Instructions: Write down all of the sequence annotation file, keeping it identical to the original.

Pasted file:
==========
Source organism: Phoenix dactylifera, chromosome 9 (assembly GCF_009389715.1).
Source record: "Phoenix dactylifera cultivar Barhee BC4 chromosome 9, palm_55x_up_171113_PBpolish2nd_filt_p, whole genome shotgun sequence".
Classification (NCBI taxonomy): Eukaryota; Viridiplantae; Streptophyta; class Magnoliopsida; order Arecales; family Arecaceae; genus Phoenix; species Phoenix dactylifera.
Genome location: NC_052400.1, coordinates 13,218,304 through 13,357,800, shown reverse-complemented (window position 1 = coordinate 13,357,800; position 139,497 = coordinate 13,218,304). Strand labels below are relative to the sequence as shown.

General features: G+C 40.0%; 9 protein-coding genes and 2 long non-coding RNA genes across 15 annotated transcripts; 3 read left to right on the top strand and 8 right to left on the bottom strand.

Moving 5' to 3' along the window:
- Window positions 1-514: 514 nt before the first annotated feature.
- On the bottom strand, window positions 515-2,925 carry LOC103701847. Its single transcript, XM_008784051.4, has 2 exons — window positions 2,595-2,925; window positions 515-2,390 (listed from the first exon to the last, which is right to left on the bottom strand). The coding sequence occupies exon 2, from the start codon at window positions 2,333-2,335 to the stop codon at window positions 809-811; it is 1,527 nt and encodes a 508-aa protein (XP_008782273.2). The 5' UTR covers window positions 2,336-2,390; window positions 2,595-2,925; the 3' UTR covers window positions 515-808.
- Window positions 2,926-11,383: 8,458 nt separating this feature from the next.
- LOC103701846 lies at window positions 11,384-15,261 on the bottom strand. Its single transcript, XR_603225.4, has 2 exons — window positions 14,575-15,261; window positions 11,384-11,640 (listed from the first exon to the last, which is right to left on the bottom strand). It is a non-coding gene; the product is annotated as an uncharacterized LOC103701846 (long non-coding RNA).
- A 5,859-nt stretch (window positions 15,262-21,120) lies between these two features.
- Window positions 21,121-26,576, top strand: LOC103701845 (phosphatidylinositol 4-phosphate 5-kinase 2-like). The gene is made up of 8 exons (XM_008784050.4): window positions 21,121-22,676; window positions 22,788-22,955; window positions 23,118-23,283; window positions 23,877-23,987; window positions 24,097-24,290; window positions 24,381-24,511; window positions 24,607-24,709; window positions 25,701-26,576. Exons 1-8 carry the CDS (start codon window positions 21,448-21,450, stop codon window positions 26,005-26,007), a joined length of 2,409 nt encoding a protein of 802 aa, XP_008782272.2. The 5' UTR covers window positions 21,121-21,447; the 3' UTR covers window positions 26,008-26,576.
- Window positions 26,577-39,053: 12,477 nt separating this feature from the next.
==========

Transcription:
Source organism: Phoenix dactylifera, chromosome 9 (assembly GCF_009389715.1).
Source record: "Phoenix dactylifera cultivar Barhee BC4 chromosome 9, palm_55x_up_171113_PBpolish2nd_filt_p, whole genome shotgun sequence".
Classification (NCBI taxonomy): Eukaryota; Viridiplantae; Streptophyta; class Magnoliopsida; order Arecales; family Arecaceae; genus Phoenix; species Phoenix dactylifera.
Genome location: NC_052400.1, coordinates 13,218,304 through 13,357,800, shown reverse-complemented (window position 1 = coordinate 13,357,800; position 139,497 = coordinate 13,218,304). Strand labels below are relative to the sequence as shown.

General features: G+C 40.0%; 9 protein-coding genes and 2 long non-coding RNA genes across 15 annotated transcripts; 3 read left to right on the top strand and 8 right to left on the bottom strand.

Moving 5' to 3' along the window:
- Window positions 1-514: 514 nt before the first annotated feature.
- On the bottom strand, window positions 515-2,925 carry LOC103701847. Its single transcript, XM_008784051.4, has 2 exons — window positions 2,595-2,925; window positions 515-2,390 (listed from the first exon to the last, which is right to left on the bottom strand). The coding sequence occupies exon 2, from the start codon at window positions 2,333-2,335 to the stop codon at window positions 809-811; it is 1,527 nt and encodes a 508-aa protein (XP_008782273.2). The 5' UTR covers window positions 2,336-2,390; window positions 2,595-2,925; the 3' UTR covers window positions 515-808.
- Window positions 2,926-11,383: 8,458 nt separating this feature from the next.
- LOC103701846 lies at window positions 11,384-15,261 on the bottom strand. Its single transcript, XR_603225.4, has 2 exons — window positions 14,575-15,261; window positions 11,384-11,640 (listed from the first exon to the last, which is right to left on the bottom strand). It is a non-coding gene; the product is annotated as an uncharacterized LOC103701846 (long non-coding RNA).
- A 5,859-nt stretch (window positions 15,262-21,120) lies between these two features.
- Window positions 21,121-26,576, top strand: LOC103701845 (phosphatidylinositol 4-phosphate 5-kinase 2-like). The gene is made up of 8 exons (XM_008784050.4): window positions 21,121-22,676; window positions 22,788-22,955; window positions 23,118-23,283; window positions 23,877-23,987; window positions 24,097-24,290; window positions 24,381-24,511; window positions 24,607-24,709; window positions 25,701-26,576. Exons 1-8 carry the CDS (start codon window positions 21,448-21,450, stop codon window positions 26,005-26,007), a joined length of 2,409 nt encoding a protein of 802 aa, XP_008782272.2. The 5' UTR covers window positions 21,121-21,447; the 3' UTR covers window positions 26,008-26,576.
- Window positions 26,577-39,053: 12,477 nt separating this feature from the next.